Saturday, October 22, 2016

Big Wheels Rolling

The Chinese wheelbarrow is one of those wonderful bits of historical flavor I love about the classic era.  This particular illustration comes to us from the "Shanghai" pages of the New York Public Library's digital collection

Well into the modern era a huge amount of China's land transportation was handled by a massive network of roads and trails designed for these unique, mono-wheeled carts.  They're the kind of thing any adventurer in China, in particular those taking part in Chaosium's "Masks of Nyarlathotep", would run into on a regular basis.

It's an ingenious design capable of carrying huge loads because all the weight is supported by the single large wheel.  The operator simply steers and provides the motive force.  That's in contrast to the traditional western wheelbarrow, which forced the user to continuously lift roughly half the weight.  The single wheel also made infrastructure maintenance considerably easier.  Two and four wheeled carts needed a full sized road that required constant grading, drainage, and repairs to stand up to heavy use.  Chinese wheelbarrows only needed a six inch wide trail to support the single wheel, something even the smallest of villages could manage.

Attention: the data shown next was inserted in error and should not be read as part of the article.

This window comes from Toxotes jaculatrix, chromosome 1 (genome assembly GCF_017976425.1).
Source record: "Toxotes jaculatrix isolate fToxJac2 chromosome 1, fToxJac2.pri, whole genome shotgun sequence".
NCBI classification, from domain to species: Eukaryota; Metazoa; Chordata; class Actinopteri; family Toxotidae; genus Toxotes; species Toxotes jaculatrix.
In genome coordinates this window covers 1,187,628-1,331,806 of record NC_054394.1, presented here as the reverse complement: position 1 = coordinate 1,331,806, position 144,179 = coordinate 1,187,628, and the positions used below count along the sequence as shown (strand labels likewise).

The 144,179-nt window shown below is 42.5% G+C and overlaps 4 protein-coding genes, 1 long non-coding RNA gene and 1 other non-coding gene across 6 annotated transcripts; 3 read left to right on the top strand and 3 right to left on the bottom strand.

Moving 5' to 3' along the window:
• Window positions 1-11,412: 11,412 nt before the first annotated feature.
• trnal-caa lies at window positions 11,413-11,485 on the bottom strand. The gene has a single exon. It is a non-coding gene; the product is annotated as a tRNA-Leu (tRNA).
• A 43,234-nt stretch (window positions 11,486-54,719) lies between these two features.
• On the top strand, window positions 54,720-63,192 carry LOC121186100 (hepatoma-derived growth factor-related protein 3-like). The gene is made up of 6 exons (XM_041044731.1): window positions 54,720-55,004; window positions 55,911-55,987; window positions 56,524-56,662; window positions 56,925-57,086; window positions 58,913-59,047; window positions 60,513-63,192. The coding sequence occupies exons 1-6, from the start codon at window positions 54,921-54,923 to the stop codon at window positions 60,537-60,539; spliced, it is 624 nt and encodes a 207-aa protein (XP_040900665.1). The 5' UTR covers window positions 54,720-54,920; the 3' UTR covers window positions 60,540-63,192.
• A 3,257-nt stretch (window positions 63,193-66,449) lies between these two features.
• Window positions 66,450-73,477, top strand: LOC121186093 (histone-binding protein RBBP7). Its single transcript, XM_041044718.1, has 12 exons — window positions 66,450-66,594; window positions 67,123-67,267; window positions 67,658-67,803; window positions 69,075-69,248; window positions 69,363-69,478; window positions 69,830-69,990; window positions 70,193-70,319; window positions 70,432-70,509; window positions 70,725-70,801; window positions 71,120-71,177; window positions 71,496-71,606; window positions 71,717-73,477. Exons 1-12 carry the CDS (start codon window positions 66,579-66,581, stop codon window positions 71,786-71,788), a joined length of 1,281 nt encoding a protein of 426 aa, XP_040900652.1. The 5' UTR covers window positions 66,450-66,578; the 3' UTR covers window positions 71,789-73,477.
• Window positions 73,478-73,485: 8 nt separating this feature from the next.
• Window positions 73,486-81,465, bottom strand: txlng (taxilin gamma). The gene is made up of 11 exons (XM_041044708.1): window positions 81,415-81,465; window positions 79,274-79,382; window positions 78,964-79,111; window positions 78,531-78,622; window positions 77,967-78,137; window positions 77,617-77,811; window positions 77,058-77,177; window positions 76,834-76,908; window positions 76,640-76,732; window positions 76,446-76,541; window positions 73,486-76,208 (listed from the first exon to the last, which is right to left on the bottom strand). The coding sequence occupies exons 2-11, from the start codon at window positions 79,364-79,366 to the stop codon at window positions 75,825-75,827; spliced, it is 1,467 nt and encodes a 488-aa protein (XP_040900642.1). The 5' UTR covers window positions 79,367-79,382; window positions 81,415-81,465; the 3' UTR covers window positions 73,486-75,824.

If you're curious to learn more Low Tech Magazine has a detailed, in-depth article on the subject  you'll enjoy.  I'll warn you ahead of time that if you start browsing the site you could easily lose track of time.  It's filled with engrossing looks at "primitive" and early industrial technology.

1 comment:

CoastConFan said...

What an absolutely great article.

The two central features of the Chinese wheelbarrow are the central location of the wheel, but also the size of the wheel which makes it really functional. Although not discussed in the article, the large wheel allows for easier going versus the small wheel of the European wheelbarrow. The drawback of the high wheel Chinese wheelbarrow is the instability factor of a one wheeled cart and a propensity of tipping if they get just a bit out of balance. The European cart, because of the forward wheel and the two rear legs, is easy to get back into control in a tipping situation – you just let it settle to the ground, because you have three points to rest upon. The European wheelbarrow was for very short hauls over even ground, rather than for long distance and we know that form follows function.

The Chinese wheelbarrow is a great device for rough going as the large wheel is much more efficient than a smaller wheel over uneven, rutted ground. It’s essentially a one wheeled cart, rather than a wheelbarrow with a small wheel, really. About the only point of similarity between the European and Chinese wheelbarrows is the two shafts with a driver/motive power between the shafts. Really the Chinese wheelbarrow is a very efficient one wheeled cart rather than a wheelbarrow. I’d like to see this clever device appear in stories and RPG rule sets.